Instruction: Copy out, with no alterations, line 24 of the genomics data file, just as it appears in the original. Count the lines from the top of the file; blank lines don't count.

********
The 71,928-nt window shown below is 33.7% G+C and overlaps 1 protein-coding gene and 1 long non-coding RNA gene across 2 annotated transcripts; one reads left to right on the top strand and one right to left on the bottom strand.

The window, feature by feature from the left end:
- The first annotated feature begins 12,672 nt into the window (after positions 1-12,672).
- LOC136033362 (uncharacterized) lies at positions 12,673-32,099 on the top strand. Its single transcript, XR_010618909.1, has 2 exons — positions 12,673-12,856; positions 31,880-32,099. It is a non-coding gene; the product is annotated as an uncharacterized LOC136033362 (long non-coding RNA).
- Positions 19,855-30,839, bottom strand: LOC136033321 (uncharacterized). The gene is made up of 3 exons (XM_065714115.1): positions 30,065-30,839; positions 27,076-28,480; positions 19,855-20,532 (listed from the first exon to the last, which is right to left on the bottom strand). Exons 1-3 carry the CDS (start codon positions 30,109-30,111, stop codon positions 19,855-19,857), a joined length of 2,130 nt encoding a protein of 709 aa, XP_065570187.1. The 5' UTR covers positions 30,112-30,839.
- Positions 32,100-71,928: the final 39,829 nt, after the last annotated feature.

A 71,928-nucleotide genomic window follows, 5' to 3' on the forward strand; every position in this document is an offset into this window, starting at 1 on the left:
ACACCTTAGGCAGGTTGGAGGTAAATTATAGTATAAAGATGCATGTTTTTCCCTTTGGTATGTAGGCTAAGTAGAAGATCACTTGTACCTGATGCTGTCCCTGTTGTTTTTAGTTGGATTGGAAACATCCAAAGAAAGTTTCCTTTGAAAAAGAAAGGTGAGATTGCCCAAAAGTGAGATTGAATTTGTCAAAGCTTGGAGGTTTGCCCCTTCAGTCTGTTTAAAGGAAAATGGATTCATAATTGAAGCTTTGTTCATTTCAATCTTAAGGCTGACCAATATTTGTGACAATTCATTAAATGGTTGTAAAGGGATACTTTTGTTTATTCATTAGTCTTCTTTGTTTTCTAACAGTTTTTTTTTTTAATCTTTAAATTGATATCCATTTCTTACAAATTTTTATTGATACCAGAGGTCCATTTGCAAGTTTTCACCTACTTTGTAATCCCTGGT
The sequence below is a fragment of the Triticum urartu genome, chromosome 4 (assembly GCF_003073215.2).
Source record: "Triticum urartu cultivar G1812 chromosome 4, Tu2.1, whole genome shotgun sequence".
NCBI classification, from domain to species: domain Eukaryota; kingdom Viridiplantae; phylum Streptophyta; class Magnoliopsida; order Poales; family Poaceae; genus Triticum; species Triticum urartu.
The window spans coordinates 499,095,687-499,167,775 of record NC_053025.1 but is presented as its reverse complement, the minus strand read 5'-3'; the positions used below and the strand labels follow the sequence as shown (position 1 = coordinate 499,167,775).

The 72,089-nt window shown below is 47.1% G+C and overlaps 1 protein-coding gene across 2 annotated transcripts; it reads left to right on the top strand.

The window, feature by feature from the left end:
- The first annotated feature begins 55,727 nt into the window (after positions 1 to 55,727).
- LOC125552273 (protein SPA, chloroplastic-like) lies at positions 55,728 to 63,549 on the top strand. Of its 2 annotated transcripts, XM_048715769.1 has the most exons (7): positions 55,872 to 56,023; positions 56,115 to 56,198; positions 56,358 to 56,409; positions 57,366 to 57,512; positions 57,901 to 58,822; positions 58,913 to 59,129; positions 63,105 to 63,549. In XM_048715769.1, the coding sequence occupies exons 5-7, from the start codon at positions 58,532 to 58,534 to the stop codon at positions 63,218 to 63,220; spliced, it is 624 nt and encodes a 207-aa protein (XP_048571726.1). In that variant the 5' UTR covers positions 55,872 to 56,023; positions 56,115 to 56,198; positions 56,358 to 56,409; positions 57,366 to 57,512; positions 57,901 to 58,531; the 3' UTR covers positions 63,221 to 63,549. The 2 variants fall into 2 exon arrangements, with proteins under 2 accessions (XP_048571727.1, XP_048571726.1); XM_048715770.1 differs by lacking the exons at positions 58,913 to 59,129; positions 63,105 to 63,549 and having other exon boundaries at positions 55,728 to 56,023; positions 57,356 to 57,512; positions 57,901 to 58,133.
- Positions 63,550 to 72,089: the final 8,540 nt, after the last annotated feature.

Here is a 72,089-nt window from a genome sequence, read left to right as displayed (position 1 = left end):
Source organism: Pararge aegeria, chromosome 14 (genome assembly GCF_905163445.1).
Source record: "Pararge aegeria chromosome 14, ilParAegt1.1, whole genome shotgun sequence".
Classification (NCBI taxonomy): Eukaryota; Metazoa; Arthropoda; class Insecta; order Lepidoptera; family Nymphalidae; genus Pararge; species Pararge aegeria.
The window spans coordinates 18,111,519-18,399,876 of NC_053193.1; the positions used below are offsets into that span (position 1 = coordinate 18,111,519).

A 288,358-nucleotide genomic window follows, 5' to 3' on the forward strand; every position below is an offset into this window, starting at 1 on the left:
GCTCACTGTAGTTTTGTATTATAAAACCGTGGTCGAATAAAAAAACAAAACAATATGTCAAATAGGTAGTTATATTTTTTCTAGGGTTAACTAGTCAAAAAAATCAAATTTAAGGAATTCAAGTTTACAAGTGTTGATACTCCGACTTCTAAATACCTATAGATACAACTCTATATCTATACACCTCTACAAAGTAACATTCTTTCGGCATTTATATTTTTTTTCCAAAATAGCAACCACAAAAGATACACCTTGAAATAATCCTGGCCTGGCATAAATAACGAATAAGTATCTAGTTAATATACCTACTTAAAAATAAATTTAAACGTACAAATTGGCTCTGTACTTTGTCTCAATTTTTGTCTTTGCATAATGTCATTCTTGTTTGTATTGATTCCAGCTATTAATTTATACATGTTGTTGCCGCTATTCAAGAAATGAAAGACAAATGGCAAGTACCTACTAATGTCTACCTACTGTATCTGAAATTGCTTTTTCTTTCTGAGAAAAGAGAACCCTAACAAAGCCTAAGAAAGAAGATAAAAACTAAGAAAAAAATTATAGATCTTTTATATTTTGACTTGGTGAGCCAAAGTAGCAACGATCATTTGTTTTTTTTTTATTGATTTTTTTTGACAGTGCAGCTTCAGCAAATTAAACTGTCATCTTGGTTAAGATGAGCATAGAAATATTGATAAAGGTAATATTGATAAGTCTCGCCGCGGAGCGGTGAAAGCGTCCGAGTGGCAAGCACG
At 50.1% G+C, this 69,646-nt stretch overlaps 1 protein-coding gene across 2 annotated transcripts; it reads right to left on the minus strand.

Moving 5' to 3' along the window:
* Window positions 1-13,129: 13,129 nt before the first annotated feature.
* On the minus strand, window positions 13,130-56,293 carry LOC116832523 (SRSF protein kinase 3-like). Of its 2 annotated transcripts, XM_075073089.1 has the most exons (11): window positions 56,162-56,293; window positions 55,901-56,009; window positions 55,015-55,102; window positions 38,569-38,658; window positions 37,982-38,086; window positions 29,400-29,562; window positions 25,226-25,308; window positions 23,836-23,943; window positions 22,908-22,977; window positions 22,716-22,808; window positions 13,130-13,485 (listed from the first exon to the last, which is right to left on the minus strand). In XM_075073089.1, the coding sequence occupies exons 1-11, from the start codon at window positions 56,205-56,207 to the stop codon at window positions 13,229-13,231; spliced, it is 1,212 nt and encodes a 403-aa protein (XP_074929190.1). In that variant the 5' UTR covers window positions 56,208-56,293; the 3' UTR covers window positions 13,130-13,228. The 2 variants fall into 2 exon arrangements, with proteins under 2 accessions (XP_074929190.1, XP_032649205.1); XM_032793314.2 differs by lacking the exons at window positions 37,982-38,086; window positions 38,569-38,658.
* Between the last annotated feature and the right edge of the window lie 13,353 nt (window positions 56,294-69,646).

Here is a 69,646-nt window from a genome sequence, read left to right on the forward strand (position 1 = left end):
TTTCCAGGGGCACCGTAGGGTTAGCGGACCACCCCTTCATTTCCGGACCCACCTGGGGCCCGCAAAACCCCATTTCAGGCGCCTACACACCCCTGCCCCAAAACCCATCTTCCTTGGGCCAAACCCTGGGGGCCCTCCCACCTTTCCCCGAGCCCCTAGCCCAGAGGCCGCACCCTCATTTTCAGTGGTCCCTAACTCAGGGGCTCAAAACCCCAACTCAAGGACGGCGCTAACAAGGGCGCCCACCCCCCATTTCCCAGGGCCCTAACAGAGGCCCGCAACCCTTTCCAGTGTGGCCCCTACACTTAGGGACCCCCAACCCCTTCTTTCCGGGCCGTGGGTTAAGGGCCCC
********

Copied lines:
GCTCACTGTAGTTTTGTATTATAAAACCGTGGTCGAATAAAAAAACAAAACAATATGTCAAATAGGTAGTTATATTTTTTCTAGGGTTAACTAGTCAAAAAAATCAAATTTAAGGAATTCAAGTTTACAAGTGTTGATACTCCGACTTCTAAATACCTATAGATACAACTCTATATCTATACACCTCTACAAAGTAACATTCTTTCGGCATTTATATTTTTTTTCCAAAATAGCAACCACAAAAGATACACCTTGAAATAATCCTGGCCTGGCATAAATAACGAATAAGTATCTAGTTAATATACCTACTTAAAAATAAATTTAAACGTACAAATTGGCTCTGTACTTTGTCTCAATTTTTGTCTTTGCATAATGTCATTCTTGTTTGTATTGATTCCAGCTATTAATTTATACATGTTGTTGCCGCTATTCAAGAAATGAAAGACAAATGGCAAGTACCTACTAATGTCTACCTACTGTATCTGAAATTGCTTTTTCTTTCTGAGAAAAGAGAACCCTAACAAAGCCTAAGAAAGAAGATAAAAACTAAGAAAAAAATTATAGATCTTTTATATTTTGACTTGGTGAGCCAAAGTAGCAACGATCATTTGTTTTTTTTTTATTGATTTTTTTTGACAGTGCAGCTTCAGCAAATTAAACTGTCATCTTGGTTAAGATGAGCATAGAAATATTGATAAAGGTAATATTGATAAGTCTCGCCGCGGAGCGGTGAAAGCGTCCGAGTGGCAAGCACG